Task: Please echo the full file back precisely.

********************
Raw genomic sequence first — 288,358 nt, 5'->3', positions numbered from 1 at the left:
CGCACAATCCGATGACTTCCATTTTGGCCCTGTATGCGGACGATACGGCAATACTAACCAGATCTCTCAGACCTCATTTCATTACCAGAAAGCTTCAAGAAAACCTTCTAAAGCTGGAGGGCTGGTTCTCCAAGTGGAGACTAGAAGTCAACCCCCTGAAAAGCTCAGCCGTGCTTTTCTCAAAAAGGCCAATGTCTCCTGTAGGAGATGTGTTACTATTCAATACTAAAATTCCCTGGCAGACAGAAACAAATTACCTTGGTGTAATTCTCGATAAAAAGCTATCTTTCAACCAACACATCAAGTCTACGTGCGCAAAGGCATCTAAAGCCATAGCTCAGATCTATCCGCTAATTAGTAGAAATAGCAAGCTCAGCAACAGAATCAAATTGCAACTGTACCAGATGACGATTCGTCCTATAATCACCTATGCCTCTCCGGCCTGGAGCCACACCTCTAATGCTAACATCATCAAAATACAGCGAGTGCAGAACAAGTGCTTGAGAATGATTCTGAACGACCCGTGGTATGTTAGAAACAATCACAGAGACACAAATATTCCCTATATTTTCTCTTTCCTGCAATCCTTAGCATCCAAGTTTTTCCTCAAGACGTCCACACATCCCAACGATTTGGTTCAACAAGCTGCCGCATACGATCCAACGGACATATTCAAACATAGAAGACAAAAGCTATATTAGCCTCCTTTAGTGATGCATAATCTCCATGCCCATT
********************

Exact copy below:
Raw genomic sequence first — 288,358 nt, 5'->3', positions numbered from 1 at the left:
CGCACAATCCGATGACTTCCATTTTGGCCCTGTATGCGGACGATACGGCAATACTAACCAGATCTCTCAGACCTCATTTCATTACCAGAAAGCTTCAAGAAAACCTTCTAAAGCTGGAGGGCTGGTTCTCCAAGTGGAGACTAGAAGTCAACCCCCTGAAAAGCTCAGCCGTGCTTTTCTCAAAAAGGCCAATGTCTCCTGTAGGAGATGTGTTACTATTCAATACTAAAATTCCCTGGCAGACAGAAACAAATTACCTTGGTGTAATTCTCGATAAAAAGCTATCTTTCAACCAACACATCAAGTCTACGTGCGCAAAGGCATCTAAAGCCATAGCTCAGATCTATCCGCTAATTAGTAGAAATAGCAAGCTCAGCAACAGAATCAAATTGCAACTGTACCAGATGACGATTCGTCCTATAATCACCTATGCCTCTCCGGCCTGGAGCCACACCTCTAATGCTAACATCATCAAAATACAGCGAGTGCAGAACAAGTGCTTGAGAATGATTCTGAACGACCCGTGGTATGTTAGAAACAATCACAGAGACACAAATATTCCCTATATTTTCTCTTTCCTGCAATCCTTAGCATCCAAGTTTTTCCTCAAGACGTCCACACATCCCAACGATTTGGTTCAACAAGCTGCCGCATACGATCCAACGGACATATTCAAACATAGAAGACAAAAGCTATATTAGCCTCCTTTAGTGATGCATAATCTCCATGCCCATT